Case Competition Winners Deliver Equitable Vaccine Distribution Answers for Colorado Governments
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Teams from DU take first and second place in the 2021 Net Impact Case Competition hosted by Leeds MBA students.
Now in its 20th year, the Net Impact Case Competition (NICC) is the longest running graduate student competition exploring the balance between ethics and finance in business. NICC gives graduate students from across the globe the opportunity to create real world solutions to business challenges focused on the triple bottom line of people, planet and profit. It has been run by MBA students at the Leeds School of Business since its inception and has hosted thousands of students presenting their solutions to pressing business issues.
“NICC gives students practical experience in thinking about the needs of all stakeholders and creates connections between sustainability-minded leaders from top business schools around the world,” said Julie Waggoner, Interim Director of the Center for Ethics and Social Responsibility (CESR) at the Leeds School of Business. “This year, the student leaders achieved a particularly extraordinary task in running a very successful competition during the pandemic. NICC is an important part of the Leeds legacy, and we are excited to continue supporting it and seeing it grow into the future.”
The 2021 NICC was made possible through a partnership with AT&T which supported development of the case and provided financial prizes for the top four teams. The winning team may have the opportunity to present their proposals to the Colorado Vaccine Task Force.
This year’s case challenge was “Economic Recovery in Response to a Global Pandemic.” In November, 85 registered teams from seven countries were invited to devise a vaccine distribution plan that created a path to recovery for a fictional country in the midst of a global pandemic. Students were asked to develop and pitch a system for ranking who to give the vaccine to first while balancing social and economic considerations in their approach.
The goal was to reach a 75% vaccination rate. Judges focused on the ethical reasoning behind students’ solutions.
The top 20 teams moved on to the finals where they were given a twist. New information required teams to address vaccine hesitancy and develop a set of proposals that would achieve country-wide herd immunity. The best solutions considered both short and long term implications, contingency plans in the case of unforeseen challenges, and the ethics behind the proposal. While the case presented a hypothetical situation, it was based on a real world scenario so judges evaluated feasibility considerations like cost and timeliness, as well as the measurability and security of plans.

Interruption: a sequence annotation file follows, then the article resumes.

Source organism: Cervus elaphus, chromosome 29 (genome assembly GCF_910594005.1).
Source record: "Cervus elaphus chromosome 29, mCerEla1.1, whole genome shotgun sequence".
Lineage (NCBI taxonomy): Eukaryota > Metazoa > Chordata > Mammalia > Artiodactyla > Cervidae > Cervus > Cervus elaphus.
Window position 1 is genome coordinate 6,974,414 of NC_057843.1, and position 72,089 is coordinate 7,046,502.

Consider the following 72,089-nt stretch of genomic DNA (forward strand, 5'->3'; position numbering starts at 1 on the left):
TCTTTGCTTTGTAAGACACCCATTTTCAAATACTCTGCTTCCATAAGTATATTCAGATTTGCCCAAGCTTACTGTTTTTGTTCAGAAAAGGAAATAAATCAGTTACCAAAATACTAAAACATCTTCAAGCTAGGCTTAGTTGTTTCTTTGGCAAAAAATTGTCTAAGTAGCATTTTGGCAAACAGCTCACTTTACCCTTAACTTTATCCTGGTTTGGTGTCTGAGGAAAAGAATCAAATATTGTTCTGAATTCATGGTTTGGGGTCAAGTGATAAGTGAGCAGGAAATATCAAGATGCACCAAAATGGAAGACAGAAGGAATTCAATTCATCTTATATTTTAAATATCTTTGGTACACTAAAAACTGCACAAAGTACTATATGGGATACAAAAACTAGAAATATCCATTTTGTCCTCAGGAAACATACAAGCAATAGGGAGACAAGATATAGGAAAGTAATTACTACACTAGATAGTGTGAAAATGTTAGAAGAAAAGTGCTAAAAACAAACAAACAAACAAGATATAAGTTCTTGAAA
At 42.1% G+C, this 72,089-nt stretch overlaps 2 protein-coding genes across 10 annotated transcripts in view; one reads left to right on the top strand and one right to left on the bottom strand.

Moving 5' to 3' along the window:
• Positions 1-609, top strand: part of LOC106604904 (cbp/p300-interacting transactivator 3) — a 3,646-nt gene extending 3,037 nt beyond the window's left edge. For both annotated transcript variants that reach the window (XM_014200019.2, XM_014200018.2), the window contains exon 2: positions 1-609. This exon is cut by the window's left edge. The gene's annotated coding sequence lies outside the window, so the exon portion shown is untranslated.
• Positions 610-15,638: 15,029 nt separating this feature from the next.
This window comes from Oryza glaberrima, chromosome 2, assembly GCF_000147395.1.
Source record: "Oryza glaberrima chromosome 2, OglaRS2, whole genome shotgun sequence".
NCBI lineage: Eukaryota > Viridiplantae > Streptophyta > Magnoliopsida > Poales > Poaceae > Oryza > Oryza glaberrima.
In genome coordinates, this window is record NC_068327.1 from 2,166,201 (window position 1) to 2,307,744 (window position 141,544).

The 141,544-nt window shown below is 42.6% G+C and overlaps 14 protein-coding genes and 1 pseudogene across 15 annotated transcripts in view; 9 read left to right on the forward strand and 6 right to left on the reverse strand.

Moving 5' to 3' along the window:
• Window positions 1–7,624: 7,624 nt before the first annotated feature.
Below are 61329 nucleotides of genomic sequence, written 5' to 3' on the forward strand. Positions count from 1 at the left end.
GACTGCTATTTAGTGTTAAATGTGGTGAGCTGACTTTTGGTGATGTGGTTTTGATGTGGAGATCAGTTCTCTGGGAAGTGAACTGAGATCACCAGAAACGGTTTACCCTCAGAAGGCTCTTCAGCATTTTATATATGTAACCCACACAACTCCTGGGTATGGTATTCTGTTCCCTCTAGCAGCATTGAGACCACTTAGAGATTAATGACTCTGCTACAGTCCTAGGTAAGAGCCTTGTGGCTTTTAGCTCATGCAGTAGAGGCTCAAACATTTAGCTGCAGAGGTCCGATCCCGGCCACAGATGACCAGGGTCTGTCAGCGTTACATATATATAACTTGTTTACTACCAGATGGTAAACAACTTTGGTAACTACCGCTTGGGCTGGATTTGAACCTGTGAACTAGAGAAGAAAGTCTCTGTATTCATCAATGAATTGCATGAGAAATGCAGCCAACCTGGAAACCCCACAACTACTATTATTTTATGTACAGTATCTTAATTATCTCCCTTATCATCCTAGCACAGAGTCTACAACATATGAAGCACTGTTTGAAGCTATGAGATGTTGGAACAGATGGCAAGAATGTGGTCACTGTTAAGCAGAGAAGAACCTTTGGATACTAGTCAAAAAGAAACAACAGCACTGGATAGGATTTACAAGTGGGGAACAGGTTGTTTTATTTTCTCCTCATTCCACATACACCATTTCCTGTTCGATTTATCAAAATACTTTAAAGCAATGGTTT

The top four teams then moved on to the championships where they presented their solutions to a panel of three judges who selected the winning proposal. To win the competition, teams needed a clear presentation, a persuasive road map to implementation and be able to articulate how their solution addressed financial, social and environmental impacts. The solutions students came up with for their fictional country were based in real world scenarios, and have implications for creating a more just and sustainable future.
In both the final and championship rounds students were given 20 minutes total time for their pitch. They gave a presentation with slides for the first ten minutes, followed by ten minutes for questions from the judges. The finals were held in the morning of March 6, 2021, with the championships following that same afternoon.
“This competition is a wonderful example of incredible student leadership, community support and connection building that engages so many passionate people around using business to make the world a better place.”
Nearly 40 business leaders participated as judges across the three rounds of competition. For the championship round, the three judges all had professional backgrounds connected to the delivery of healthcare from a variety of industries. The championship judges included Joe Cutrell, Director of Strategy & Innovation, AT&T Healthcare Solutions, Adeeb Khan, VP Corporate Social Responsibility & Executive Director, Delta Dental of Colorado Foundation, and Kerri Webster, MS, RN, VP/Chief Analytics Officer Children’s Hospital Colorado.